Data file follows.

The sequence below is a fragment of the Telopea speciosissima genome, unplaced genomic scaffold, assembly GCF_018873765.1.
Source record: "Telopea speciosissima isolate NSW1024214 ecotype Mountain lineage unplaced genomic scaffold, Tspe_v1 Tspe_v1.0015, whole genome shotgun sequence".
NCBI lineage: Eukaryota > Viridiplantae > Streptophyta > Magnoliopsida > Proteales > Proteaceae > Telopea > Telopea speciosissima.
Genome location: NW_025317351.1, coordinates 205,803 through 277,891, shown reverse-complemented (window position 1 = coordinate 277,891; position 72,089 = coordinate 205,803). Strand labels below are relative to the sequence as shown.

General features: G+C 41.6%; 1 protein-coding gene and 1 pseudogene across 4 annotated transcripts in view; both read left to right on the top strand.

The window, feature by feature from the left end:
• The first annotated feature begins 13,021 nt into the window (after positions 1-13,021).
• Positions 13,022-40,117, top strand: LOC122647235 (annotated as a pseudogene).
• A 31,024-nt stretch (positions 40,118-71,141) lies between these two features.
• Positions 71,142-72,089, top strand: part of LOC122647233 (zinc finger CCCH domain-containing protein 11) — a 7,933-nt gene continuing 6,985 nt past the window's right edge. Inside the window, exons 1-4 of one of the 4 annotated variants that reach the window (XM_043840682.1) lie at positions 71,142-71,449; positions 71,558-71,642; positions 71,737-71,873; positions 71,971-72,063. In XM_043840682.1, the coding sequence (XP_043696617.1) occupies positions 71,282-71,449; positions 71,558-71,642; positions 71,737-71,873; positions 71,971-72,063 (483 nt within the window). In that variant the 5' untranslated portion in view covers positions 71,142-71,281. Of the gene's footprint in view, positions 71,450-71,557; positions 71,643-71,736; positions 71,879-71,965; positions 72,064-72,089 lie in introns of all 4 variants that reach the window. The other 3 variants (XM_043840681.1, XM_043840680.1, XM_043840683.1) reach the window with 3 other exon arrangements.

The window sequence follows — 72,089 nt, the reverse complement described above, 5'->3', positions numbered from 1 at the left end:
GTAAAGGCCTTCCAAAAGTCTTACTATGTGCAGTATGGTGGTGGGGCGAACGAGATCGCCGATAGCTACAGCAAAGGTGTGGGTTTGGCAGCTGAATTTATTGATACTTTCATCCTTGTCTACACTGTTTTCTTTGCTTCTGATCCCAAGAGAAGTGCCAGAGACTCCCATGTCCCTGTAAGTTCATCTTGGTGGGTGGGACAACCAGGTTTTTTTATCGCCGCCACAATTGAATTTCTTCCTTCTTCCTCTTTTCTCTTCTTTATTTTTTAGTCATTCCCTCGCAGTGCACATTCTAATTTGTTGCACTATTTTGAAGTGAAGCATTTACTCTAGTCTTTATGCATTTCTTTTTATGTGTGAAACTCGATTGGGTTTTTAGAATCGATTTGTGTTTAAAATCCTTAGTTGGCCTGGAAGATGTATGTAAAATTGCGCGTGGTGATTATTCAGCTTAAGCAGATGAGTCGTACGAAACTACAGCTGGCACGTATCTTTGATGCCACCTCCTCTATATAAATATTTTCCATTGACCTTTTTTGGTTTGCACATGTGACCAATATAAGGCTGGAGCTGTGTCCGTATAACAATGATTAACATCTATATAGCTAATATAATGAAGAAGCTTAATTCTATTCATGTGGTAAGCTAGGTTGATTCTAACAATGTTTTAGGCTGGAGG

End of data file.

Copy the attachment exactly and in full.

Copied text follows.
The sequence below is a fragment of the Telopea speciosissima genome, unplaced genomic scaffold, assembly GCF_018873765.1.
Source record: "Telopea speciosissima isolate NSW1024214 ecotype Mountain lineage unplaced genomic scaffold, Tspe_v1 Tspe_v1.0015, whole genome shotgun sequence".
NCBI lineage: Eukaryota > Viridiplantae > Streptophyta > Magnoliopsida > Proteales > Proteaceae > Telopea > Telopea speciosissima.
Genome location: NW_025317351.1, coordinates 205,803 through 277,891, shown reverse-complemented (window position 1 = coordinate 277,891; position 72,089 = coordinate 205,803). Strand labels below are relative to the sequence as shown.

General features: G+C 41.6%; 1 protein-coding gene and 1 pseudogene across 4 annotated transcripts in view; both read left to right on the top strand.

The window, feature by feature from the left end:
• The first annotated feature begins 13,021 nt into the window (after positions 1-13,021).
• Positions 13,022-40,117, top strand: LOC122647235 (annotated as a pseudogene).
• A 31,024-nt stretch (positions 40,118-71,141) lies between these two features.
• Positions 71,142-72,089, top strand: part of LOC122647233 (zinc finger CCCH domain-containing protein 11) — a 7,933-nt gene continuing 6,985 nt past the window's right edge. Inside the window, exons 1-4 of one of the 4 annotated variants that reach the window (XM_043840682.1) lie at positions 71,142-71,449; positions 71,558-71,642; positions 71,737-71,873; positions 71,971-72,063. In XM_043840682.1, the coding sequence (XP_043696617.1) occupies positions 71,282-71,449; positions 71,558-71,642; positions 71,737-71,873; positions 71,971-72,063 (483 nt within the window). In that variant the 5' untranslated portion in view covers positions 71,142-71,281. Of the gene's footprint in view, positions 71,450-71,557; positions 71,643-71,736; positions 71,879-71,965; positions 72,064-72,089 lie in introns of all 4 variants that reach the window. The other 3 variants (XM_043840681.1, XM_043840680.1, XM_043840683.1) reach the window with 3 other exon arrangements.

The window sequence follows — 72,089 nt, the reverse complement described above, 5'->3', positions numbered from 1 at the left end:
GTAAAGGCCTTCCAAAAGTCTTACTATGTGCAGTATGGTGGTGGGGCGAACGAGATCGCCGATAGCTACAGCAAAGGTGTGGGTTTGGCAGCTGAATTTATTGATACTTTCATCCTTGTCTACACTGTTTTCTTTGCTTCTGATCCCAAGAGAAGTGCCAGAGACTCCCATGTCCCTGTAAGTTCATCTTGGTGGGTGGGACAACCAGGTTTTTTTATCGCCGCCACAATTGAATTTCTTCCTTCTTCCTCTTTTCTCTTCTTTATTTTTTAGTCATTCCCTCGCAGTGCACATTCTAATTTGTTGCACTATTTTGAAGTGAAGCATTTACTCTAGTCTTTATGCATTTCTTTTTATGTGTGAAACTCGATTGGGTTTTTAGAATCGATTTGTGTTTAAAATCCTTAGTTGGCCTGGAAGATGTATGTAAAATTGCGCGTGGTGATTATTCAGCTTAAGCAGATGAGTCGTACGAAACTACAGCTGGCACGTATCTTTGATGCCACCTCCTCTATATAAATATTTTCCATTGACCTTTTTTGGTTTGCACATGTGACCAATATAAGGCTGGAGCTGTGTCCGTATAACAATGATTAACATCTATATAGCTAATATAATGAAGAAGCTTAATTCTATTCATGTGGTAAGCTAGGTTGATTCTAACAATGTTTTAGGCTGGAGG